Heather Glen: "[In] the vision of an unmoralized, unhierarchical reciprocity and harmony . . . [the] central [figure such as the shepherd]] would be expected to represent guidance and instruction (68).
E. D. Hirsch: Hirsch quotes Anna Laetitia Barbauld’s "variation of the Twenty-Third Psalm: ‘Behold the shepherd of the flock. He taketh care for his sheep, he leadeth them among clear brooks, he guideth them to fresh pastures. . . . But who is the shepherd’s Shepherd? Who taketh care for him? . . . God is the shepherd’s Shepherd. He is Shepherd over all.’ (Hymn 111). Mrs. Barbaud departs from the Twenty-Third Psalm in making man as well as God a shepherd, but in her analogy the emphasis is entirely on God: ‘Who is the shepherd’s Shepherd?’ ‘God is the shepherd’s Shepherd.’ The catechism is a hymn of praise. In Blake’s analogy between the shepherd and God in the Songs of Innocence, the religious affirmation is considerably more complicated. If the shepherd were a symbol only for God, and the sheep only for men, then it ought to be they, not the shepherd, whose ‘tongue shall be filled with praise.’ Yet the shepherd is obviously a symbol for God; his sheep are in peace when they know he is nigh. On the other hand, it is the shepherd’s lot that is sweet; he follows the sheep all the day. And whom does he praise? The shepherd is both shepherd and flock, and is shepherded not only by his Shepherd, but also by his Sheep. God is both Shepherd and Lamb; man is both Lamb and Shepherd. ‘Thou, Father, art in me, and I in thee, that they also may be one in us. . . . And the glory which thou gavest me I have given them; that they may be one, even as we are one: I in them and thou in me, that they may be made perfect in one’ (John 17:21-23). The poem is less simple than it appears because it subtly expresses a religious perspective in which man and God are not simply analogous but essentially one. God became a man; He became a little child; He is a Lamb. Man is a Child, and a Lamb, and to others, a Shepherd. Ultimately, Shepherd and Sheep, Father and Child are the same" (28-29).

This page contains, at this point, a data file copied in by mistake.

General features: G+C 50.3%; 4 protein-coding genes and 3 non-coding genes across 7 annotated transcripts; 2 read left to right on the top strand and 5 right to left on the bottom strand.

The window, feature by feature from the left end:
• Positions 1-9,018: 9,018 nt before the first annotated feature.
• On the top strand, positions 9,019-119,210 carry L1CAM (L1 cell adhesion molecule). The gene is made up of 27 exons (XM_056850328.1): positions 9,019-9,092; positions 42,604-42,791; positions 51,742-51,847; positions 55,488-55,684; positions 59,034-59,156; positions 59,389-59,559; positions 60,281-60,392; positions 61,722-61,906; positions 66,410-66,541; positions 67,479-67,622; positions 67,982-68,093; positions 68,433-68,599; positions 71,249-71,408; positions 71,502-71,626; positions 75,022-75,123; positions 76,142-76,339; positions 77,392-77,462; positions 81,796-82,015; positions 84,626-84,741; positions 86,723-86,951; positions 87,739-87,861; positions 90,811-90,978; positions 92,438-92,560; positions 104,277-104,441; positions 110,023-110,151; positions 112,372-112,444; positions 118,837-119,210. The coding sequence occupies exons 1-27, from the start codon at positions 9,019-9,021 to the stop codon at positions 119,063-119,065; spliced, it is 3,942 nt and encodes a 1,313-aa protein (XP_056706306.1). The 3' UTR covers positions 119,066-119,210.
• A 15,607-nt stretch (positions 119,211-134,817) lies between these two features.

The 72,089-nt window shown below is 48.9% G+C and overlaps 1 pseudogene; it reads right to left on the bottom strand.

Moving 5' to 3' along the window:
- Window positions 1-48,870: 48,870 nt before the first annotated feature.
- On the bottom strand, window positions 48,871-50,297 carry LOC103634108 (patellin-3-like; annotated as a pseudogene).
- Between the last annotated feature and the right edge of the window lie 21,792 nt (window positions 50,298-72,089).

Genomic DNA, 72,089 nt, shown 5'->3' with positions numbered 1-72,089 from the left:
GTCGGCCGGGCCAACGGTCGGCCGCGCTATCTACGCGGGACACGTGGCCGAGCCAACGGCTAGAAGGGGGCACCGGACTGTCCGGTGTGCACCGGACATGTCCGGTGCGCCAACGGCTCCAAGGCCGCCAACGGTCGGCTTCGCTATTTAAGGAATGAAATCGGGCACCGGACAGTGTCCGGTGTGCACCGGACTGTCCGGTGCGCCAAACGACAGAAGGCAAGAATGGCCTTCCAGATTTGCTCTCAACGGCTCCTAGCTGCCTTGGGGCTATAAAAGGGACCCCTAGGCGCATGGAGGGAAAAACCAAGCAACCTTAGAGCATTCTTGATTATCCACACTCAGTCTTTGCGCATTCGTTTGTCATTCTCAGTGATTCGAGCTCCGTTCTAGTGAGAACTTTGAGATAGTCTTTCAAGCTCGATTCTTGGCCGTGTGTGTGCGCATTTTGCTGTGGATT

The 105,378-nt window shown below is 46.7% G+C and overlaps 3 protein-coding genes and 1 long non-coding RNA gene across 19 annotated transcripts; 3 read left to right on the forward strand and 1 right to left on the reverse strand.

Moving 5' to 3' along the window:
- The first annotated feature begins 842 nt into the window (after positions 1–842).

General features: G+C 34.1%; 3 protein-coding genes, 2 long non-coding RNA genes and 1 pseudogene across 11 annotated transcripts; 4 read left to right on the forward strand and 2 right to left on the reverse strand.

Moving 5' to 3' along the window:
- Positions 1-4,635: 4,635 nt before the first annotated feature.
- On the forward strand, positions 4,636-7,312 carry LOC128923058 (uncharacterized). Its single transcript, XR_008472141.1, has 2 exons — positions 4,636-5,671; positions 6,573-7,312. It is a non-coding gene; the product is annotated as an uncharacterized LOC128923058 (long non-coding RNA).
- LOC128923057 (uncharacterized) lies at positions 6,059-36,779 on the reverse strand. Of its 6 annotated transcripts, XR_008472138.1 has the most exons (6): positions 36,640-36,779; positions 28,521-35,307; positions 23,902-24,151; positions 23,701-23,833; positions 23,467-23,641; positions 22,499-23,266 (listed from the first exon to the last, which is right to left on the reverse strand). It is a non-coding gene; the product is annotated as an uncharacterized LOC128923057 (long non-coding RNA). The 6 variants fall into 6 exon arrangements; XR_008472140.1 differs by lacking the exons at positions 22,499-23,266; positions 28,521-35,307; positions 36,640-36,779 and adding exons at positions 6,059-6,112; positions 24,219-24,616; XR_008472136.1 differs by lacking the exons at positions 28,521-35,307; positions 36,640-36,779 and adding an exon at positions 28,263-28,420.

John Howard: "In ‘The Shepherd’ the implied analogy between the shepherd’s protection of the sheep and God’s protection of man is given pictorial form as the guardian shepherd watches over his huddled flock" (48).
Zachary Leader: "Though the poem’s religious implications are impossible to miss (‘The Shepherd’ is almost a paraphrase of Psalm 23), Blake carefully avoids explicit reference to Christ or the Lord. ‘We are free,’ writes Gilham, ‘to see a relationship between the shepherd and Christ the Shepherd if we wish, but we are expected, first, to see the operation of watchfulness and protection on which the relationship is based.’ Our attention is focused on a single, literal shepherd and the literal lamb and ewe under his charge. The symbolic identity of the shepherd, like that of the child on the cloud, is made to shine through or emerge out of a divinity which is recognizably human. The same is true of the symbolic identity of the lamb. Though the shepherd’s praise can be understood as praise for Christ the Lamb, Blake wants us to begin on a literal level. . . . We must look for Christ in men on earth, in guarded as well as guardian. Man, the earthly shepherd, protects Christ on earth by protecting the lamb, just as Christ protects the human shepherd who is part of his earthly ‘flock’" (76-77).
Anne Kostalenetz Mellor: "In ‘The Shepherd,’ the mortal shepherd evokes the heavenly shepherd of Psalm 23. Just as the ewes reply to the ‘lambs innocent call,’ so the shepherd responds to the needs of his flock and God answers the prayers of man. And all achieve peace, for ‘they know when their Shepherd is nigh.’ Here, a spiritual fusion of man and God is implied both in the inclusive pronoun (‘they’ can include lambs, ewes, and mortal shepherd) and in the capitalization of shepherd (which thus includes both the mortal and the divine shepherd)" (4).